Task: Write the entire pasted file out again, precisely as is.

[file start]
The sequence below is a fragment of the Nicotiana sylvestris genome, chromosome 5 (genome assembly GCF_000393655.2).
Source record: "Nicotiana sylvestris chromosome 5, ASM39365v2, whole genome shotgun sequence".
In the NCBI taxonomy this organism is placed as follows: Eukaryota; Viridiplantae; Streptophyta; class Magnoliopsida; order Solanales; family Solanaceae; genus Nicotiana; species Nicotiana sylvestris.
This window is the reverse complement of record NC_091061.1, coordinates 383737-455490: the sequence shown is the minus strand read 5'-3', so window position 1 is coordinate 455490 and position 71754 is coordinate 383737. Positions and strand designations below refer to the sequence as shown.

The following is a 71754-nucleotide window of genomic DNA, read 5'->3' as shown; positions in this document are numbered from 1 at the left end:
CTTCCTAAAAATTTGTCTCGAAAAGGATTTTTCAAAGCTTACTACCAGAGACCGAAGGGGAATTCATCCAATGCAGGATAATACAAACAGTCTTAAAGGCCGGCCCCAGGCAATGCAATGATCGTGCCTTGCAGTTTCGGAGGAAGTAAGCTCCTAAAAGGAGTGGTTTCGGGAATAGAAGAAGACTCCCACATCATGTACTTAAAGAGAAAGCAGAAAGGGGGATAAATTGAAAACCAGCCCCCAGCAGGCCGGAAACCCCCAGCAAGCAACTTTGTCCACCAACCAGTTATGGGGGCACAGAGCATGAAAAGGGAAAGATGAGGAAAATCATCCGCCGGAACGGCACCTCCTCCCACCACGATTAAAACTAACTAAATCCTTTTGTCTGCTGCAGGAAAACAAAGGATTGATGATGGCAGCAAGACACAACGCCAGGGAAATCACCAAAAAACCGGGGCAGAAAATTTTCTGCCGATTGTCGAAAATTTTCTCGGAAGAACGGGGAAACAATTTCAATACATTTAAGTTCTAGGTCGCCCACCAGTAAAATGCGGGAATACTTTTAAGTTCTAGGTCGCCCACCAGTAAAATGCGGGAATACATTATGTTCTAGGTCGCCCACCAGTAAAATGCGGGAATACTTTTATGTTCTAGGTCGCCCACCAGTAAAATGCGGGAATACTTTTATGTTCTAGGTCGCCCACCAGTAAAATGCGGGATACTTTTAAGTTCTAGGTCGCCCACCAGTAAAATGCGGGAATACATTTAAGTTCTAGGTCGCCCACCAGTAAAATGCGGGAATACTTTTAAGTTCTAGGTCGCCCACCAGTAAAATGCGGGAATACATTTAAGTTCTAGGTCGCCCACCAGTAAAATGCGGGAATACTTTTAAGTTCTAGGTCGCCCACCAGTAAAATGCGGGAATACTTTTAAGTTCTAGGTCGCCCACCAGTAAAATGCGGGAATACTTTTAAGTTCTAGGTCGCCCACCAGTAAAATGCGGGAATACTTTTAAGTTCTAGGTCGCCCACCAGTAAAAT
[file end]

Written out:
The sequence below is a fragment of the Nicotiana sylvestris genome, chromosome 5 (genome assembly GCF_000393655.2).
Source record: "Nicotiana sylvestris chromosome 5, ASM39365v2, whole genome shotgun sequence".
In the NCBI taxonomy this organism is placed as follows: Eukaryota; Viridiplantae; Streptophyta; class Magnoliopsida; order Solanales; family Solanaceae; genus Nicotiana; species Nicotiana sylvestris.
This window is the reverse complement of record NC_091061.1, coordinates 383737-455490: the sequence shown is the minus strand read 5'-3', so window position 1 is coordinate 455490 and position 71754 is coordinate 383737. Positions and strand designations below refer to the sequence as shown.

The following is a 71754-nucleotide window of genomic DNA, read 5'->3' as shown; positions in this document are numbered from 1 at the left end:
CTTCCTAAAAATTTGTCTCGAAAAGGATTTTTCAAAGCTTACTACCAGAGACCGAAGGGGAATTCATCCAATGCAGGATAATACAAACAGTCTTAAAGGCCGGCCCCAGGCAATGCAATGATCGTGCCTTGCAGTTTCGGAGGAAGTAAGCTCCTAAAAGGAGTGGTTTCGGGAATAGAAGAAGACTCCCACATCATGTACTTAAAGAGAAAGCAGAAAGGGGGATAAATTGAAAACCAGCCCCCAGCAGGCCGGAAACCCCCAGCAAGCAACTTTGTCCACCAACCAGTTATGGGGGCACAGAGCATGAAAAGGGAAAGATGAGGAAAATCATCCGCCGGAACGGCACCTCCTCCCACCACGATTAAAACTAACTAAATCCTTTTGTCTGCTGCAGGAAAACAAAGGATTGATGATGGCAGCAAGACACAACGCCAGGGAAATCACCAAAAAACCGGGGCAGAAAATTTTCTGCCGATTGTCGAAAATTTTCTCGGAAGAACGGGGAAACAATTTCAATACATTTAAGTTCTAGGTCGCCCACCAGTAAAATGCGGGAATACTTTTAAGTTCTAGGTCGCCCACCAGTAAAATGCGGGAATACATTATGTTCTAGGTCGCCCACCAGTAAAATGCGGGAATACTTTTATGTTCTAGGTCGCCCACCAGTAAAATGCGGGAATACTTTTATGTTCTAGGTCGCCCACCAGTAAAATGCGGGATACTTTTAAGTTCTAGGTCGCCCACCAGTAAAATGCGGGAATACATTTAAGTTCTAGGTCGCCCACCAGTAAAATGCGGGAATACTTTTAAGTTCTAGGTCGCCCACCAGTAAAATGCGGGAATACATTTAAGTTCTAGGTCGCCCACCAGTAAAATGCGGGAATACTTTTAAGTTCTAGGTCGCCCACCAGTAAAATGCGGGAATACTTTTAAGTTCTAGGTCGCCCACCAGTAAAATGCGGGAATACTTTTAAGTTCTAGGTCGCCCACCAGTAAAATGCGGGAATACTTTTAAGTTCTAGGTCGCCCACCAGTAAAAT